Mexican Amate Paintings

Appropriate for grades: K - 12
Subject areas: History and Social Studies Visual and Performing Arts

Amatl (Amate {Spanish}) from the Nahuatl (NA-watl) language means “paper”. Amate is made from the pulp of the fig and mulberry trees. The state of Puebla to the east of Mexico City is known for their amate paper production and the artisans in small town San Pablito, who are of Otomί ancestery, continue to practice this ancient tradition of paper making. To the southwest in the State of Guerrero, amate paper is brightly decorated with beautiful scenes depicting everyday life of the villagers, such as the harvest, fiestas, weddings, religious customs and wildlife. Spanish Language Version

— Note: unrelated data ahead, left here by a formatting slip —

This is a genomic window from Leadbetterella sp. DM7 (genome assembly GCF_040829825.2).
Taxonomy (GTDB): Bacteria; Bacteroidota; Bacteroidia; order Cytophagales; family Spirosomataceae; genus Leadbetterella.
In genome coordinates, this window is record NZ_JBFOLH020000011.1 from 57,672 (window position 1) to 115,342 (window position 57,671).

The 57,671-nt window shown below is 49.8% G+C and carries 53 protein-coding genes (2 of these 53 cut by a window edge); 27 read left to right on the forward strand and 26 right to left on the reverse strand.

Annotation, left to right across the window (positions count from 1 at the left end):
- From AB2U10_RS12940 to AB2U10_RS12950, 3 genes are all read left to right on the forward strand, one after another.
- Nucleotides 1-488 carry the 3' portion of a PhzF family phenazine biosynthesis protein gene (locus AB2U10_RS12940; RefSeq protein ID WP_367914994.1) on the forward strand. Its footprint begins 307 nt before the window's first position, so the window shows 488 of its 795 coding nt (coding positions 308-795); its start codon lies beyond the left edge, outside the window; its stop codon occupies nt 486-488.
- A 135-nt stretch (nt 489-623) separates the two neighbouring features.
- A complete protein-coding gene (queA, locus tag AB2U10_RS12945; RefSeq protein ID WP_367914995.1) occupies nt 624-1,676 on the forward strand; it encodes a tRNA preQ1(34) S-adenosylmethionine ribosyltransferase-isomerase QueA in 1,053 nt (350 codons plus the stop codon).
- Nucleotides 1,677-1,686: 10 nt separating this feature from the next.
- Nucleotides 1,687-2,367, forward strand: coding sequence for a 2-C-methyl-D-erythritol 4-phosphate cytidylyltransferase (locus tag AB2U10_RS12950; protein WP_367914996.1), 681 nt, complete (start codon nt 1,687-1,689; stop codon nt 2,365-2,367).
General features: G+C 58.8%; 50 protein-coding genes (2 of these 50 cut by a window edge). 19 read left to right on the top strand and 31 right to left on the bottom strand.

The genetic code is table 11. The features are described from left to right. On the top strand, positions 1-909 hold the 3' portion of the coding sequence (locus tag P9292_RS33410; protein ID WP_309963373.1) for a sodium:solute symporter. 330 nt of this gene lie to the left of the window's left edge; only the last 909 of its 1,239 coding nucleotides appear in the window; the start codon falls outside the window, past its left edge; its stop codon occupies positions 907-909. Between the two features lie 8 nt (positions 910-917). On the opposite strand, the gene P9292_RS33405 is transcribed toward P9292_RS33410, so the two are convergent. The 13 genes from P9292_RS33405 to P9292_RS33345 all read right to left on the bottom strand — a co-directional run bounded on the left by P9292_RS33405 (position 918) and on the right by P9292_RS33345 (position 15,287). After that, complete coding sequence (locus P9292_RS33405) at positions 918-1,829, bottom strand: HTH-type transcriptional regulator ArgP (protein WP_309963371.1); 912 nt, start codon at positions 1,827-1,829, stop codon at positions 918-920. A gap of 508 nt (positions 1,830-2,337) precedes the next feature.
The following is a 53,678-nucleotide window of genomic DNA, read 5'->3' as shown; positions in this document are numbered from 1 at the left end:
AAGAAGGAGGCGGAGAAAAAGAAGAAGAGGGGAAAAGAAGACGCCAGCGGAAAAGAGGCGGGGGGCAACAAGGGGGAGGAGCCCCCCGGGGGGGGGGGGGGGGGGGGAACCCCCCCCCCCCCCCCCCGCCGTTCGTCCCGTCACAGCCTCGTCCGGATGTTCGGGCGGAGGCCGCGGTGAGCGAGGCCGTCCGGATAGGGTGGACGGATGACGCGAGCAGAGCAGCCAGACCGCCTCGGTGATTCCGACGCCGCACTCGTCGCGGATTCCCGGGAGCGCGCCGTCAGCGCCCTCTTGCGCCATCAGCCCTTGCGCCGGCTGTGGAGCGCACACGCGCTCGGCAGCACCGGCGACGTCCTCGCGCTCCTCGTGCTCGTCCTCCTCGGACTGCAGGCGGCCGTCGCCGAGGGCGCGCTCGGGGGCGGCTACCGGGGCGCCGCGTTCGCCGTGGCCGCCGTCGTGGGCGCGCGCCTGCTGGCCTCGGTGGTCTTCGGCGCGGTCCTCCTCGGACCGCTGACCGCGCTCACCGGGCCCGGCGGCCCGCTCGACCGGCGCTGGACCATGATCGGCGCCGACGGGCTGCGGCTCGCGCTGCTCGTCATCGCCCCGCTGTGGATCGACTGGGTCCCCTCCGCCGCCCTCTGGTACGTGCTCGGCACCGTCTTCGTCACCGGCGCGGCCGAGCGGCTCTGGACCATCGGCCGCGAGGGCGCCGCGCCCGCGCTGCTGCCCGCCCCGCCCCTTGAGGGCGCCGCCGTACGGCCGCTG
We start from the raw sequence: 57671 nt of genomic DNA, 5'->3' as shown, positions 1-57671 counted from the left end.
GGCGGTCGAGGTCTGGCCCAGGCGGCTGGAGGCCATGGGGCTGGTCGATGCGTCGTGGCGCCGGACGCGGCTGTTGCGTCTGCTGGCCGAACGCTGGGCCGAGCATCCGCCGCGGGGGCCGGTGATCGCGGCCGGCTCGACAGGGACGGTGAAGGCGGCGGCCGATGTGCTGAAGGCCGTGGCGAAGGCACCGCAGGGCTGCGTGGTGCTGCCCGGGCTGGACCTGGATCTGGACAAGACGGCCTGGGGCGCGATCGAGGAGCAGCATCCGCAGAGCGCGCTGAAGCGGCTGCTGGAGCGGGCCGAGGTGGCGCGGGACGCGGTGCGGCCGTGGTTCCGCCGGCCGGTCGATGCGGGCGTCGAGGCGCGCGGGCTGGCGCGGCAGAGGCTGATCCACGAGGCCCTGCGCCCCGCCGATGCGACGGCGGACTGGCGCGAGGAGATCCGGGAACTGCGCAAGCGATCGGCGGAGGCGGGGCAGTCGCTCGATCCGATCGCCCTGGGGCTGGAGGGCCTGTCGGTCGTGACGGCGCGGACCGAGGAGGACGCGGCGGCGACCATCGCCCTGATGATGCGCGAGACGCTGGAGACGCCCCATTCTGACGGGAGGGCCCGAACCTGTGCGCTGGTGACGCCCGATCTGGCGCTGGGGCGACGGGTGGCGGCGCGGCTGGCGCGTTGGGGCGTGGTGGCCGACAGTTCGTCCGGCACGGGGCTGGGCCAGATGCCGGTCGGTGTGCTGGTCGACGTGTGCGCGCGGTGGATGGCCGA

Teaching / Learning Goals:

Teachers and students will …


  •  Learn about the process of making amate and its use over time to convey important events and transmit cultural values (historical and cultural understanding).
  • Explore the imagery used in amate painting (perceiving, analyzing and responding).
  • Use their own imagery to create amate paintings (creating and performing).

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